How to Build Domain Specific Automatic Speech Recognition Models on GPUs

In simple terms, conversational AI is the use of natural language to communicate with machines. Deep learning applications in conversational AI are growing every day, from voice assistants and chatbots, to question answering systems that enable customer self-service. The range of industries adapting conversational AI into their solutions are wide, and have diverse domains extending from finance to healthcare. Conversational AI is a complex system that integrates multiple deep neural networks that must work seamlessly and in unison to deliver a delightful user experience with accurate, fast and natural human-to-machine interaction. To achieve these goals, developers are developing applications that solve key problems like accomplishing domain adaptation, user analytics, compliance, high accuracy voice recognition, user identification, sentiment analysis, among others.

A typical conversational AI application uses three subsystems to do the steps of processing and transcribing the audio, understanding (deriving meaning) of the question asked, generating the response (text) and speaking the response back to the human. These steps are achieved by multiple deep learning solutions working together. First, automatic speech recognition (ASR) is used to process the raw audio signal and transcribing text from it. Second, natural language processing (NLP) is used to derive meaning from the transcribed text (ASR output). Last, speech synthesis or text-to-speech (TTS) is used for the artificial production of human speech from text. Optimizing this multi-step process is complicated, as each of these steps requires building and using one or more deep learning models. When developing a deep learning model to achieve the highest performance and accuracy for each of these areas, a developer will encounter several approaches and experiments that can vary by domain application.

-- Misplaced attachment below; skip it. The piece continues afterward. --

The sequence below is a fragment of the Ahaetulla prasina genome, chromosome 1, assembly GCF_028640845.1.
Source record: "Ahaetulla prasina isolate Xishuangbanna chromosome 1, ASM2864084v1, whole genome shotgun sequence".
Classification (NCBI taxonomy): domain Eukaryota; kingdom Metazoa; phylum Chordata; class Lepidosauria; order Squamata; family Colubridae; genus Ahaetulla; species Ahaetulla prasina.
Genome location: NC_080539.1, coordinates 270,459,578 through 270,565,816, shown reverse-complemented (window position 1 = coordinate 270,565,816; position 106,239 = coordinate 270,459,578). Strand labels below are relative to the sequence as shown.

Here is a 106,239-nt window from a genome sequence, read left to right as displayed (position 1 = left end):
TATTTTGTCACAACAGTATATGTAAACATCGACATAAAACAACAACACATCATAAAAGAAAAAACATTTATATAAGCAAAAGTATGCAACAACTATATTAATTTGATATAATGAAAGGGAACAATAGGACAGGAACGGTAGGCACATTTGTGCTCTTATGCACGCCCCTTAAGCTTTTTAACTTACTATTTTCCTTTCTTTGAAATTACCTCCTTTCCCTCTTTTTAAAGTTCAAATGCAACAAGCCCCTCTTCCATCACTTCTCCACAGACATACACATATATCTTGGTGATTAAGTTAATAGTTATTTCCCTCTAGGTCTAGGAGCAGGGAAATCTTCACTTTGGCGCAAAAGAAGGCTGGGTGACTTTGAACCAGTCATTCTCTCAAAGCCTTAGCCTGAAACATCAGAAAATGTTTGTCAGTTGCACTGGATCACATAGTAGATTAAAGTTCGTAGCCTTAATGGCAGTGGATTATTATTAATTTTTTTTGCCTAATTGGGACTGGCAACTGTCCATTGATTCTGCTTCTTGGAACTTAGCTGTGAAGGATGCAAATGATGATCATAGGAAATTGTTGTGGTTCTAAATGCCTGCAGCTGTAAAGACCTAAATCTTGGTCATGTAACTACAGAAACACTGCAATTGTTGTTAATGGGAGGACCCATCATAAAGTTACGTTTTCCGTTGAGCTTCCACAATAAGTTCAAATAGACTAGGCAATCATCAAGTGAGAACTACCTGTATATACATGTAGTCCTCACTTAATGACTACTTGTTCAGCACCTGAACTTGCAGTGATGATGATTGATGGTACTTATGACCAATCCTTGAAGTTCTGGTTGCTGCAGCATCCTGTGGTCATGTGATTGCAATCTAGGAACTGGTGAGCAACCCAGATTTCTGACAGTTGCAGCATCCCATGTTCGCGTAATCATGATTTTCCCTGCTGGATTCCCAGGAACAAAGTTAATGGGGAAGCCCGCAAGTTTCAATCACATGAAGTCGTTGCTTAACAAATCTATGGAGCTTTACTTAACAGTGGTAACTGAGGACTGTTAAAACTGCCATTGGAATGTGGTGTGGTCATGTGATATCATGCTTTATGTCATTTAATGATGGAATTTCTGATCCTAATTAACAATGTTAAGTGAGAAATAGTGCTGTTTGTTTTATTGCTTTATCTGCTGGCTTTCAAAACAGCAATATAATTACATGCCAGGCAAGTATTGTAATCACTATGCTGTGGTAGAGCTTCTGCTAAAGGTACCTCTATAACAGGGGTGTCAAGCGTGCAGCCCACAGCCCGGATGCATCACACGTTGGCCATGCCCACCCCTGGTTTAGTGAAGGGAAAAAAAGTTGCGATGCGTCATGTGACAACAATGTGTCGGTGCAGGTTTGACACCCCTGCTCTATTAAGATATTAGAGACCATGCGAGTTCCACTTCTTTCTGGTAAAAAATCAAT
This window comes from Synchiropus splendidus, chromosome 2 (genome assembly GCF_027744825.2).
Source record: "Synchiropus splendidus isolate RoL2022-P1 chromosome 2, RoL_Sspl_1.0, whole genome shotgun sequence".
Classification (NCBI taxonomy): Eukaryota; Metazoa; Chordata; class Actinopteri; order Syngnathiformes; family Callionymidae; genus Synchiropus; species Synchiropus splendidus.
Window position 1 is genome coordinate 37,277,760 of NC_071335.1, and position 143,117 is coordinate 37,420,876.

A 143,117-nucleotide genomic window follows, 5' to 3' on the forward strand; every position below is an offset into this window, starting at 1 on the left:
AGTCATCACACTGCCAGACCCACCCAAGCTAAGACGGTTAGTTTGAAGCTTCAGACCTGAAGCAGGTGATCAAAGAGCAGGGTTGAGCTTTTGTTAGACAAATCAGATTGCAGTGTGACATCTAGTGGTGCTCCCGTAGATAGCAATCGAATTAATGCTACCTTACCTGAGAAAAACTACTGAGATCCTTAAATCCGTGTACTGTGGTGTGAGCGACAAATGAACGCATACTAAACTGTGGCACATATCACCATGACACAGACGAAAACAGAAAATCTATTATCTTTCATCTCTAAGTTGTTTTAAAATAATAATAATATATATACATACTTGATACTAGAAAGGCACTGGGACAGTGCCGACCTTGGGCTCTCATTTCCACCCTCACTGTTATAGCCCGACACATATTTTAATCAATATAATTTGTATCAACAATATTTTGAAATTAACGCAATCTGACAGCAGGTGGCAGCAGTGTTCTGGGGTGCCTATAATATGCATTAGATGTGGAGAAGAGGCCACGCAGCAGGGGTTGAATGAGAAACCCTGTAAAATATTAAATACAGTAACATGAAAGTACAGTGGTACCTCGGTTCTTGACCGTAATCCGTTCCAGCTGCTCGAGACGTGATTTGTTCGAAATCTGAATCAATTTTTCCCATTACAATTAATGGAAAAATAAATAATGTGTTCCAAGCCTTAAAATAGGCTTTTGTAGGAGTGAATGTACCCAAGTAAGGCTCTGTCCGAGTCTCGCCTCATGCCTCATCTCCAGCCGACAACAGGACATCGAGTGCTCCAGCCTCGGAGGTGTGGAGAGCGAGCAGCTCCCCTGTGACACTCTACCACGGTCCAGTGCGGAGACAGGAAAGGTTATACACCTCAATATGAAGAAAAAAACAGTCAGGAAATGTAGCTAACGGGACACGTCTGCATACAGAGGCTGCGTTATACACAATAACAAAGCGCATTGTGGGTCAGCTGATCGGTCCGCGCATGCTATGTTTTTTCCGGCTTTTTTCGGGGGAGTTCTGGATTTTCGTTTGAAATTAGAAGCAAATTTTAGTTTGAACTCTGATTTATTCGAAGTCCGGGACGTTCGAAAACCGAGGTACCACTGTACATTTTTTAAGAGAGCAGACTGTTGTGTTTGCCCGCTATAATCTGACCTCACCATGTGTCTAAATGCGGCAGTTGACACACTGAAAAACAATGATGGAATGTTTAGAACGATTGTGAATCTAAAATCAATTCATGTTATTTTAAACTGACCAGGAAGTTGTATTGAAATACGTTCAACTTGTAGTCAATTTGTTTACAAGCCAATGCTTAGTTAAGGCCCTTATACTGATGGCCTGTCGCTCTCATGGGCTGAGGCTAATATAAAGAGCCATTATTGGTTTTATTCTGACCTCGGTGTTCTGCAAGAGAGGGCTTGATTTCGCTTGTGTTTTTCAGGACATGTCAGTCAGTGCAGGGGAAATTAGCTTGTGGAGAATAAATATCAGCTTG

To tackle the challenging tasks of building and optimizing for accuracy, NVIDIA released Neural Modules (NeMo) version 0.9 [1]. NeMo is a toolkit based on PyTorch created for developing AI applications for Conversational AI. Through modular Deep Neural Networks development, NeMo enables fast experimentation by connecting modules, mixing and matching components. NeMo modules typically represent data layers, encoders, decoders, language models, loss functions, or methods of combining activations [2]. NeMo makes it easy to compose complex neural network architectures and systems using reusable components for each of ASR, NLP and TTS. Additionally, in NGC you can find NeMo resources for Conversational AI such as pre-trained models, scripts for training or evaluation and NeMo end-to-end applications that allow developers to experiment with different algorithms and perform transfer learning using their own datasets.

In this blog, we describe how to build and optimize the first part of Conversational AI, i.e. automatic speech recognition. ASR is a challenging task in natural language, as it consists of a series of subtasks such as speech segmentation, acoustic modelling, and language modelling to form a prediction (of sequences of labels) from noisy, unsegmented input data [3, 4]. Luckily, the introduction of Connectionist Temporal Classification (CTC) [4] removed the need for pre-segmented data and allowed the network to be trained end-to-end directly for sequence labelling tasks like ASR.  As a result, a CTC based ASR pipeline consists of the following blocks, shown below:

  1. Feature extraction: Audio signal preprocessing using normalization, windowing, (log) spectrogram (or mel scale spectrogram, or MFCC).
  2. Acoustic Model: A CTC-based network that predicts the probability distributions P_t(c) over vocabulary characters c per each time step t. For this block we use NVIDIA’s high performing acoustic models: Jasper [5] and QuartzNet [6, 7].
  3. Decoding:
    1. Greedy (argmax): Is the simplest strategy for a decoder. The letter with the highest probability (temporal softmax output layer) is chosen at each time-step, without regard to any semantic understanding of what was being communicated. Then, the repeated characters are removed or collapsed, and blank tokens are discarded.
    2. A language model can be used to add contex,t and therefore correct mistakes in the acoustic model.  A beam search decoder weights the relative probabilities the softmax output against the likelihood of certain words appearing in context and tries to determine what was spoken by combining both what the acoustic model thinks it heard with what is a likely next word.